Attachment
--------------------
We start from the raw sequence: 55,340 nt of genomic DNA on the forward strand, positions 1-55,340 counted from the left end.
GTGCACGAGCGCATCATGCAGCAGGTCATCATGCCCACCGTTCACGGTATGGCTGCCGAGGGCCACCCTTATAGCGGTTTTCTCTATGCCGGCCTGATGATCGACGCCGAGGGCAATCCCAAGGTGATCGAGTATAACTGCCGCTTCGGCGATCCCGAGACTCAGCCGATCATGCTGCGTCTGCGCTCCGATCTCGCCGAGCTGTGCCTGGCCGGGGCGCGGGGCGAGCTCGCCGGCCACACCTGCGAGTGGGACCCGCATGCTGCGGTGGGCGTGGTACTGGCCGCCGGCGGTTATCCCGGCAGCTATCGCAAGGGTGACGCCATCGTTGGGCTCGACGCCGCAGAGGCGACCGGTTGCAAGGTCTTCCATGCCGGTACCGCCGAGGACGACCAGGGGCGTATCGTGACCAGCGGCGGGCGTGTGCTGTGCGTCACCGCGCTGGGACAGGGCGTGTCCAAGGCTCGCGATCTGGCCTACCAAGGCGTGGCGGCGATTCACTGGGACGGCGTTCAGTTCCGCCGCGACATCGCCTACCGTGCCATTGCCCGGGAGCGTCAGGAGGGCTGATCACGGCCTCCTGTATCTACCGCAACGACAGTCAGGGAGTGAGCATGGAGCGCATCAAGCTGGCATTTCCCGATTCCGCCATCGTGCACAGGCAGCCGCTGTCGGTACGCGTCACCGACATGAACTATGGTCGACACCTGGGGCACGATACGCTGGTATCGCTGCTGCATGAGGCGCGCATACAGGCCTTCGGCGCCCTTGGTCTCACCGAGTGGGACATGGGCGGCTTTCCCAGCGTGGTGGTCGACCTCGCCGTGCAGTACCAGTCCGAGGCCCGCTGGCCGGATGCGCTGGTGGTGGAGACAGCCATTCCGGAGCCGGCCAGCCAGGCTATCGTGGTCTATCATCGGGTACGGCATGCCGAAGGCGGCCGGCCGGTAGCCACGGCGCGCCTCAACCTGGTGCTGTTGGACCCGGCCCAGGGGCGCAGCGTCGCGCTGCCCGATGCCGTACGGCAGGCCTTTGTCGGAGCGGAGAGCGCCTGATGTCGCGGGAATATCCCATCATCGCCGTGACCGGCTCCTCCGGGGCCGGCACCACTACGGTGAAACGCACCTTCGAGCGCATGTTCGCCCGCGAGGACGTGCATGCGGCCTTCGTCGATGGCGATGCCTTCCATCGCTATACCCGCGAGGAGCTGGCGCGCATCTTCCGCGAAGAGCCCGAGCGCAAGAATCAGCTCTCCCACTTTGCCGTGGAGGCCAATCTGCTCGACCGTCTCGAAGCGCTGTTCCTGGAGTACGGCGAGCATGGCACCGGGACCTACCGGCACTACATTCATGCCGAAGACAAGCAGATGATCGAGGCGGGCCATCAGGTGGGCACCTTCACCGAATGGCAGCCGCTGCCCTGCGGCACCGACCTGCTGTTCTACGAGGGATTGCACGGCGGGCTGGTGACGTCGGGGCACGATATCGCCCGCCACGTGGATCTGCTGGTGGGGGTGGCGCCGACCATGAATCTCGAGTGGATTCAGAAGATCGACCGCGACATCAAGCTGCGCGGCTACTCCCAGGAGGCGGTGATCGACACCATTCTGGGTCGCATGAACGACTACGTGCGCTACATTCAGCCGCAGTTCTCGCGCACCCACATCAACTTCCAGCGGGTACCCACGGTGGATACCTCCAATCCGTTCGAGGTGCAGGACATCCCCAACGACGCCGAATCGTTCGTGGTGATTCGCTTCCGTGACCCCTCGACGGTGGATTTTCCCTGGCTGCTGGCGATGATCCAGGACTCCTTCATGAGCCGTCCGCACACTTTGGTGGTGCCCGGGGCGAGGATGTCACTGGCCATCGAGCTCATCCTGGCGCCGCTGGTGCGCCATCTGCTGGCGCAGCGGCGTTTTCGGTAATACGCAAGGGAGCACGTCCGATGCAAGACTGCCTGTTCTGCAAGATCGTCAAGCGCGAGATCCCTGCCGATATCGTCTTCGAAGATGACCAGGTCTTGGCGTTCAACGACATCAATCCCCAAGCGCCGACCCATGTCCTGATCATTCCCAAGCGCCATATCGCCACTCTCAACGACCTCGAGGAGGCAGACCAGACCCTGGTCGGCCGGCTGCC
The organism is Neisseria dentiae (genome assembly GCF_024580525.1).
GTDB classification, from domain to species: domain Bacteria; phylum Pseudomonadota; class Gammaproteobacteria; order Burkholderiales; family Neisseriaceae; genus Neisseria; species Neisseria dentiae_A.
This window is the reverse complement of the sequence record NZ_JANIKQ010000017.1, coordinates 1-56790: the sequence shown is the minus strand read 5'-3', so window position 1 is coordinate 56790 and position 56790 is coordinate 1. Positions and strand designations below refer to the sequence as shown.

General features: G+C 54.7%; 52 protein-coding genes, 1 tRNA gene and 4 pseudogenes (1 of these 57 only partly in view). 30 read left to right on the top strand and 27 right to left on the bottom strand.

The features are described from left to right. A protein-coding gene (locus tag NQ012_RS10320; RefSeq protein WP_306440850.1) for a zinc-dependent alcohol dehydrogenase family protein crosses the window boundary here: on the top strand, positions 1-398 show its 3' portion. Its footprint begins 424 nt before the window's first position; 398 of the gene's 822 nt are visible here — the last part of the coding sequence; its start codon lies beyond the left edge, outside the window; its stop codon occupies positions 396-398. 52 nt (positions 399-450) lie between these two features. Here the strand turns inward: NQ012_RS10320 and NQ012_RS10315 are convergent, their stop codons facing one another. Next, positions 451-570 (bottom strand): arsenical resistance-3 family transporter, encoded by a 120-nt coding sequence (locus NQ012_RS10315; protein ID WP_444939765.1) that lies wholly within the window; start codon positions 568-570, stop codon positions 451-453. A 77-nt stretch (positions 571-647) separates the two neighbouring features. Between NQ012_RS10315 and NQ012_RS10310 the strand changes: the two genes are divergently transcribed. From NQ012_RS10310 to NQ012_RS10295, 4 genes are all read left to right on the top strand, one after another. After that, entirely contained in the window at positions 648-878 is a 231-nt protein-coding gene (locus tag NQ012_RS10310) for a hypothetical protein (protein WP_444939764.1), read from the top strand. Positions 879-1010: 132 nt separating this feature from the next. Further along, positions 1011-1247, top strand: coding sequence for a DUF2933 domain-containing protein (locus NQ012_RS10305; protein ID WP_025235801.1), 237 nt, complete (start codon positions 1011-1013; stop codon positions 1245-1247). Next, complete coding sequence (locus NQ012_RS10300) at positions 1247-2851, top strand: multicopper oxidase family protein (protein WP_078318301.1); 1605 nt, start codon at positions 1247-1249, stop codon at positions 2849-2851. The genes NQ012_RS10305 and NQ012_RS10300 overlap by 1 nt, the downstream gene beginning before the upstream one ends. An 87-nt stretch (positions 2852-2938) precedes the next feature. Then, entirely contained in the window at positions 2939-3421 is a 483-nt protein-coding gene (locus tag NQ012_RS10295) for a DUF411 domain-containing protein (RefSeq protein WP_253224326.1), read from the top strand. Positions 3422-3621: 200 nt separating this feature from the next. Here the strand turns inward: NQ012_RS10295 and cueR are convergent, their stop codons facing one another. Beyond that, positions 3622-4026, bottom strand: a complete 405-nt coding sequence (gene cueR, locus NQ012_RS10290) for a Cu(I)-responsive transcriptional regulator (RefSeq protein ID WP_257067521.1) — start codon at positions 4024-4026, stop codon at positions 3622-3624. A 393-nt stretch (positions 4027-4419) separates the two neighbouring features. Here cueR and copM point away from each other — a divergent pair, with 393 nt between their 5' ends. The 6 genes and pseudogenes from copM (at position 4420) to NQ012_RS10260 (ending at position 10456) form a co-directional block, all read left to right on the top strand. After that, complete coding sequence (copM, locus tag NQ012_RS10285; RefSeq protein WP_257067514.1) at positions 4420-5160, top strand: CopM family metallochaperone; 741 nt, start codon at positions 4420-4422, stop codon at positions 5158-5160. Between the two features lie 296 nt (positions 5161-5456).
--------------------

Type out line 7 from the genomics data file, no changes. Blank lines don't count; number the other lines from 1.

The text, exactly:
The features are described from left to right. A protein-coding gene (locus tag NQ012_RS10320; RefSeq protein WP_306440850.1) for a zinc-dependent alcohol dehydrogenase family protein crosses the window boundary here: on the top strand, positions 1-398 show its 3' portion. Its footprint begins 424 nt before the window's first position; 398 of the gene's 822 nt are visible here — the last part of the coding sequence; its start codon lies beyond the left edge, outside the window; its stop codon occupies positions 396-398. 52 nt (positions 399-450) lie between these two features. Here the strand turns inward: NQ012_RS10320 and NQ012_RS10315 are convergent, their stop codons facing one another. Next, positions 451-570 (bottom strand): arsenical resistance-3 family transporter, encoded by a 120-nt coding sequence (locus NQ012_RS10315; protein ID WP_444939765.1) that lies wholly within the window; start codon positions 568-570, stop codon positions 451-453. A 77-nt stretch (positions 571-647) separates the two neighbouring features. Between NQ012_RS10315 and NQ012_RS10310 the strand changes: the two genes are divergently transcribed. From NQ012_RS10310 to NQ012_RS10295, 4 genes are all read left to right on the top strand, one after another. After that, entirely contained in the window at positions 648-878 is a 231-nt protein-coding gene (locus tag NQ012_RS10310) for a hypothetical protein (protein WP_444939764.1), read from the top strand. Positions 879-1010: 132 nt separating this feature from the next. Further along, positions 1011-1247, top strand: coding sequence for a DUF2933 domain-containing protein (locus NQ012_RS10305; protein ID WP_025235801.1), 237 nt, complete (start codon positions 1011-1013; stop codon positions 1245-1247). Next, complete coding sequence (locus NQ012_RS10300) at positions 1247-2851, top strand: multicopper oxidase family protein (protein WP_078318301.1); 1605 nt, start codon at positions 1247-1249, stop codon at positions 2849-2851. The genes NQ012_RS10305 and NQ012_RS10300 overlap by 1 nt, the downstream gene beginning before the upstream one ends. An 87-nt stretch (positions 2852-2938) precedes the next feature. Then, entirely contained in the window at positions 2939-3421 is a 483-nt protein-coding gene (locus tag NQ012_RS10295) for a DUF411 domain-containing protein (RefSeq protein WP_253224326.1), read from the top strand. Positions 3422-3621: 200 nt separating this feature from the next. Here the strand turns inward: NQ012_RS10295 and cueR are convergent, their stop codons facing one another. Beyond that, positions 3622-4026, bottom strand: a complete 405-nt coding sequence (gene cueR, locus NQ012_RS10290) for a Cu(I)-responsive transcriptional regulator (RefSeq protein ID WP_257067521.1) — start codon at positions 4024-4026, stop codon at positions 3622-3624. A 393-nt stretch (positions 4027-4419) separates the two neighbouring features. Here cueR and copM point away from each other — a divergent pair, with 393 nt between their 5' ends. The 6 genes and pseudogenes from copM (at position 4420) to NQ012_RS10260 (ending at position 10456) form a co-directional block, all read left to right on the top strand. After that, complete coding sequence (copM, locus tag NQ012_RS10285; RefSeq protein WP_257067514.1) at positions 4420-5160, top strand: CopM family metallochaperone; 741 nt, start codon at positions 4420-4422, stop codon at positions 5158-5160. Between the two features lie 296 nt (positions 5161-5456).